Abergavenny Museum & Castle
Abergavenny and Chepstow Museums are open every day 11-4 (except Wednesdays). Abergavenny Castle grounds will be open every day 11-4. Monmouth Museum remains closed as we continue with our move to Shire Hall.
Abergavenny Museum houses a wonderful collection of artefacts, permanent displays and temporary exhibitions, detailing the history of the town and wider area.
The museum, which was founded on 2nd July 1959, is located in a Regency building, built on top of a Norman motte within the grounds of Abergavenny Castle.
Today, the combination of a wonderful museum and picturesque castle represents a fantastic attraction for those looking to learn more about the area, explore the castle grounds, or find a great spot for a picnic.
The museum’s displays tell the story of this historic market town from prehistory through to the present day. The displays are on several levels, with some help most areas are accessible to wheelchair users. Please click on the links below for more information.
It is widely believed that the motte at Abergavenny Castle was built by the Norman Lord Hamelin de Ballon in 1087 AD. The original tower, built at the top of the motte, would have been a wooden construction, and beneath the motte was the bailey, which is a courtyard containing the outbuildings and stables.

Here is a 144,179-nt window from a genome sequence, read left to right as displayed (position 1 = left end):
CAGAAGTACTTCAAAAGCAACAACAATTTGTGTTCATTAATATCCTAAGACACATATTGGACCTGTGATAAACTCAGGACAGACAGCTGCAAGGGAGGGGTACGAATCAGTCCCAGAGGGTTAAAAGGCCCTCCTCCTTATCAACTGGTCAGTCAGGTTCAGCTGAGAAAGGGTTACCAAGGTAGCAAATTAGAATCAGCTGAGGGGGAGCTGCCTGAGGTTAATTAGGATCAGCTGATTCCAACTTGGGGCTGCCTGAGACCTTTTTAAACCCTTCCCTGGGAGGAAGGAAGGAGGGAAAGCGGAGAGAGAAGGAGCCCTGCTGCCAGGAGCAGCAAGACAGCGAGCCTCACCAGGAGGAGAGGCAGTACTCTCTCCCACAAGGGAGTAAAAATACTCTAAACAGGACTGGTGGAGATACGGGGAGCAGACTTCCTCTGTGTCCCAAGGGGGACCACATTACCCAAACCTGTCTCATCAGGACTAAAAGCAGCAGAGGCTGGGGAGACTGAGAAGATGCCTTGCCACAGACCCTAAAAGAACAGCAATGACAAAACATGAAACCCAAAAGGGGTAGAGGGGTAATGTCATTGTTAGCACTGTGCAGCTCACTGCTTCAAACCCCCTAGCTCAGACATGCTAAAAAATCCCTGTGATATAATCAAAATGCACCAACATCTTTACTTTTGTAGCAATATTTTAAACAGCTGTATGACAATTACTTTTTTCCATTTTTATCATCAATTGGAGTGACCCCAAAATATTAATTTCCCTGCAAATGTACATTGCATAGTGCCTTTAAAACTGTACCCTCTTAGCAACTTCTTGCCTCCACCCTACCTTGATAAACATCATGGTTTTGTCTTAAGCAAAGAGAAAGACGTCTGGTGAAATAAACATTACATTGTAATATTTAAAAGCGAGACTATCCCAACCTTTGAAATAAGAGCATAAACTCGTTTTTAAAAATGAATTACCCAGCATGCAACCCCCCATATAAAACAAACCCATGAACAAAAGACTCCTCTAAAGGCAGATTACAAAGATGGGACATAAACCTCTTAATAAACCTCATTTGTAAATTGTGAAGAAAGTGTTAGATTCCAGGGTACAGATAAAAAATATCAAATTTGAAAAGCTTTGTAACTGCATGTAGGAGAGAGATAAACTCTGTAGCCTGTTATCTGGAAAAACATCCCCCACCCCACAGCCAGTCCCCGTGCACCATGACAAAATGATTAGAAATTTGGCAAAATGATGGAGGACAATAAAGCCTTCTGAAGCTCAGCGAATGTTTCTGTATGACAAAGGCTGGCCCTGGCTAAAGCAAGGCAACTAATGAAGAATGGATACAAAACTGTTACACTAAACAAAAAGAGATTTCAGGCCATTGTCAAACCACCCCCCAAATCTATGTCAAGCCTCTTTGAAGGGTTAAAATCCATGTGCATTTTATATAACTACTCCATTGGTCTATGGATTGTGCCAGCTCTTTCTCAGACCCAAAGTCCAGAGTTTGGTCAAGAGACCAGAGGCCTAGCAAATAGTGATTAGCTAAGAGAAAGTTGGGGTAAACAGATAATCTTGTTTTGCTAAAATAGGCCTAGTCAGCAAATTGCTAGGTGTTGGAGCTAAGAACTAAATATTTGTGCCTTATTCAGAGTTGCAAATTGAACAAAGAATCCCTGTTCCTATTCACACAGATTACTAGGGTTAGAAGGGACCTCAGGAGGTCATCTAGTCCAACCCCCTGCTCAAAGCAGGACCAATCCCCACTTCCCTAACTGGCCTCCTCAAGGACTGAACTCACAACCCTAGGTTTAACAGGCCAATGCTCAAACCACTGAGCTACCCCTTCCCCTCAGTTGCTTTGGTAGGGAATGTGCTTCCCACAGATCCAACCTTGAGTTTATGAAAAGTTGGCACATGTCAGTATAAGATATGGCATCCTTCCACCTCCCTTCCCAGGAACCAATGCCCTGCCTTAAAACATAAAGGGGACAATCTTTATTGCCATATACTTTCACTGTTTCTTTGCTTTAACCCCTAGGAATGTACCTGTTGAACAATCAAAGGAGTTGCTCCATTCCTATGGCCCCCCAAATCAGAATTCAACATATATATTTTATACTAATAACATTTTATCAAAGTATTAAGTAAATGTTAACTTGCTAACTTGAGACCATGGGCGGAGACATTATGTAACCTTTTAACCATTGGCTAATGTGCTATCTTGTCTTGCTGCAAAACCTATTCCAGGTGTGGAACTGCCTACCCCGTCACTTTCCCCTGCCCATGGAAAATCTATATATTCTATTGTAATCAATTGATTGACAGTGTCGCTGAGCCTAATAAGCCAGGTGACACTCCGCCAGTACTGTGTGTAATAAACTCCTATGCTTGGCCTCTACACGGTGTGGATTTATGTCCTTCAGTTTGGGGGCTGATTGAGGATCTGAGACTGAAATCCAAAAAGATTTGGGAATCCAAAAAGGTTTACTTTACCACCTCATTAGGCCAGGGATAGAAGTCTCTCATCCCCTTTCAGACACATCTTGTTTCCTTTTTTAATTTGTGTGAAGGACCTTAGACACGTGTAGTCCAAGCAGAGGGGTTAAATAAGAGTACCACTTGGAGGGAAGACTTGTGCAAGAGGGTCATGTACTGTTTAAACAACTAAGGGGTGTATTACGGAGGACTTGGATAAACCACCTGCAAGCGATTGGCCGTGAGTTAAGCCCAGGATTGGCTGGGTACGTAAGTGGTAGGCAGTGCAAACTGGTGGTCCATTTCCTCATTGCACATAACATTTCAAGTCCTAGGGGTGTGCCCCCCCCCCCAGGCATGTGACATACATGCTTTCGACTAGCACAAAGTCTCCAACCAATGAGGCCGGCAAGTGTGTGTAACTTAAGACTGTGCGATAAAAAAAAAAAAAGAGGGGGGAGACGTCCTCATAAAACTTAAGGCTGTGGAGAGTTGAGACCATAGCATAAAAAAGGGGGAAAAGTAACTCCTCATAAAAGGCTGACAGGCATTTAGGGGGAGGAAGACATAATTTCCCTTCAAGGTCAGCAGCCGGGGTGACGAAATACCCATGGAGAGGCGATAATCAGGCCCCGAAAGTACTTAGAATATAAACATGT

The first Great Hall in the castle was probably a timber building. Within this Hall, on Christmas Day 1175, the Norman Lord of Abergavenny, William de Braose, murdered his long-standing Welsh rival Seisyll ap Dyfnwal.
In 1182, the castle was attacked by relatives of the murdered Welshmen. Most of William’s men were captured, but he was not at home.
The castle was destroyed in 1233 by Richard Marshal, Earl of Pembroke and the Welsh Princes, after which, the keep was rebuilt in stone.
The walls you see today are the remains of a stone Hall built between 1233 and 1295.
The tower complex consisted of two towers, one polygonal and the other circular. Evidence suggests that these towers were built in 1295-1314 at the same time as the town walls, using murage grants – a form of tax raised by the local Lord.
The gatehouse is a typical barbican gatehouse. When the castle wall was first built, in the late 13th to early 14th century, the gate was a simple opening in the curtain wall.
Unusual door features suggest that the gatehouse was added early in the 15th Century. At this time the last Welsh war of independence was being fought against Owain Glyn Dwr.
The keep along with most of the other castle buildings, was destroyed in the Civil War, between 1645 – 1646. In 1819, the present building – now the Museum – was constructed on top of the motte for the Marquess of Abergavenny.
The history of Abergavenny Museum
The Museum was founded on 2nd July 1959. The idea for a museum dates back to as early as 1903, when it was discussed by the Abergavenny Free Library Committee. At this meeting, permission was given for the library to begin collecting objects.